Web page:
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A number of AAN members are participating in a two-year grants program – supported by the NIH Fogarty International Center – to promote international collaborations on the study of brain disorders in developing countries. Among the recipients:

Christopher Clark, MD, Director of the Memory Disorders Clinic and the Associate Director of the University of Pennsylvania's Alzheimer's Disease Center of the University of Pennsylvania in Philadelphia, will collaborate with colleagues at the Instituto Nacional de Ciencias Medicas in Mexico City on Alzheimer disease-related research, training, and infrastructure building in Mexico;

Karen L. Furie, MD, Assistant Professor of Neurology at Massachusetts General Hospital in Boston, will work with scientists at the Federal University of Bahia, Brazil, on assessing stroke risk and outcome in Chagas disease;

Kenneth S. Kosik, MD, Professor of Neurology at Brigham and Women's Hospital in Boston, will collaborate with colleagues at the University of Antioquia, Columbia, on a study of the genetic mechanisms of Alzheimer disease and Huntington disease;


Dr. Christopher Clark


Dr. Karen L. Furie


Dr. Joseph R. Zunt

Joseph R. Zunt, MD, Assistant Professor of Neurology at the University of Washington in Seattle, is working with colleagues at the Instituto de Ciencias Neurologicas, Universidad de Cayetano Heredia, Lima Peru on a study of CNS infections affecting Peruvians, focusing on HIV/AIDS, related co-infections, and acute viral meningoencephalitis.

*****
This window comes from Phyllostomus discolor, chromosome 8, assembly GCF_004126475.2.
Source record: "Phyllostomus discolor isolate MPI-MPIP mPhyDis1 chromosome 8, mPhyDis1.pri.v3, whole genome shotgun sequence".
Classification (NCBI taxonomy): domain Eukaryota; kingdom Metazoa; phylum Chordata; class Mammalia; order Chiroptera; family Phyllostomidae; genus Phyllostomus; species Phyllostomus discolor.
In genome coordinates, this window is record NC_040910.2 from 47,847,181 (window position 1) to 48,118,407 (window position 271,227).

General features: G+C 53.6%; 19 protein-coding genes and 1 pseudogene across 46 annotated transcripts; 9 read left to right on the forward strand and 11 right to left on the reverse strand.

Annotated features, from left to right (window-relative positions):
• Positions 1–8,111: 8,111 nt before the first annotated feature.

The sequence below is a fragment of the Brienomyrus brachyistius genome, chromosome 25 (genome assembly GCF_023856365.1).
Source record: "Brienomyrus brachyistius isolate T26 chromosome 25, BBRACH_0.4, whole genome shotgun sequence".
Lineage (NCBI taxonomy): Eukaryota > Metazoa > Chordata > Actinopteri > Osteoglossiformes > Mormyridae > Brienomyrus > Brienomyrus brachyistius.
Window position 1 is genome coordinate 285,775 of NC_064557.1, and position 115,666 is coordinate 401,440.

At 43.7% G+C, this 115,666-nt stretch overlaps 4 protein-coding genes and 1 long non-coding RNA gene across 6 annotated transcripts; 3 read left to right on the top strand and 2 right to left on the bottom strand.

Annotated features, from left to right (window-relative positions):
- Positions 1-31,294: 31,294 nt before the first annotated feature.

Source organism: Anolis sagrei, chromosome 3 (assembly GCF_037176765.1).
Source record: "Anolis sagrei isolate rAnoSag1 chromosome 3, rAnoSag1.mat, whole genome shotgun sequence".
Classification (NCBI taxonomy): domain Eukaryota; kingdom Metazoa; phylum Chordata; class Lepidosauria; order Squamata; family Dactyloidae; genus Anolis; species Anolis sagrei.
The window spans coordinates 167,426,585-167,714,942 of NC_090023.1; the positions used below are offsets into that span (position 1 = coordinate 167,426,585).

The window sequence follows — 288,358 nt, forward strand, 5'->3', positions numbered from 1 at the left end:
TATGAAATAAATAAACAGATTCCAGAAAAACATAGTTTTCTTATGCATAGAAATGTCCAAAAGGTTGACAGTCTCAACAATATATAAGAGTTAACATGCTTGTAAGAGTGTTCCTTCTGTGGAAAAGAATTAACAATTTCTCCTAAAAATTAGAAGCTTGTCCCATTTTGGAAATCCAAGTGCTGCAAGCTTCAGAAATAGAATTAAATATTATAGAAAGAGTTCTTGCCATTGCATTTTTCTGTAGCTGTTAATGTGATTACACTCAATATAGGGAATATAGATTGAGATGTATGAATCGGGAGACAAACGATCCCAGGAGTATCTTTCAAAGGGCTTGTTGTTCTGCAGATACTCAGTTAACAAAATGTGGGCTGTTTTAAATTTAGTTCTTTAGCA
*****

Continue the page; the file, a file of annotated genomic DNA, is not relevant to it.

The AAN Foundation received its largest grant yet — $1.125 million – from the Spinal Muscular Atrophy (SMA) Foundation to provide grants of $85,000 per year for three years each to young investigators doing research on SMA. The 2004 Young Investigator Awards — also the largest gifts made by the SMA Foundation — were granted this year to:


Dr. Kenneth S. Kosik


Dr. Charlotte Sumner

Christine DiDonato, PhD, Assistant Professor of Pediatrics at Northwestern University in Chicago, for her work on pharmacological treatment strategies using neuroprotective agents in cellular and animal models of SMA;

Umrao Monani, PhD, of San Diego, CA, for research on the role of survival motor neuron (SMN) in motor neuron development;

Charlotte Sumner, MD, Clinical Fellow in the NINDS Neurogenetics Branch in Bethesda, MD, for work on epigenetic regulation of the SMN gene, identifying molecular targets for SMA therapeutics – Dr. Sumner declined a monetary award in lieu of accepting a similar award from the NIH;

Kathryn Swoboda, MD, Assistant Professor of Neurology and Adjunct Assistant Professor of Pediatrics (Medical Genetics) at the University of Utah School of Medicine in Salt Lake City, for work on refinement of outcome measures for clinical trials in infants and children with SMA.


Orly Avitzur, MD, Neurology Today's “In Practice” columnist, was interviewed by WOR-Radio talk show host Beatrice Engstrand, MD, a neurologist, in late January about the topic of her January column, “Is Declining Reimbursement Forcing Neurology into Extinction” (page 54). The radio show is broadcast throughout the New York-New Jersey metropolitan region.


Neurology Today's new column Field Notes, reports good news from the field – professional awards, promotions, or honors; new programs; appointments to national programs or committees; and recipients of large research grants; to name a few.

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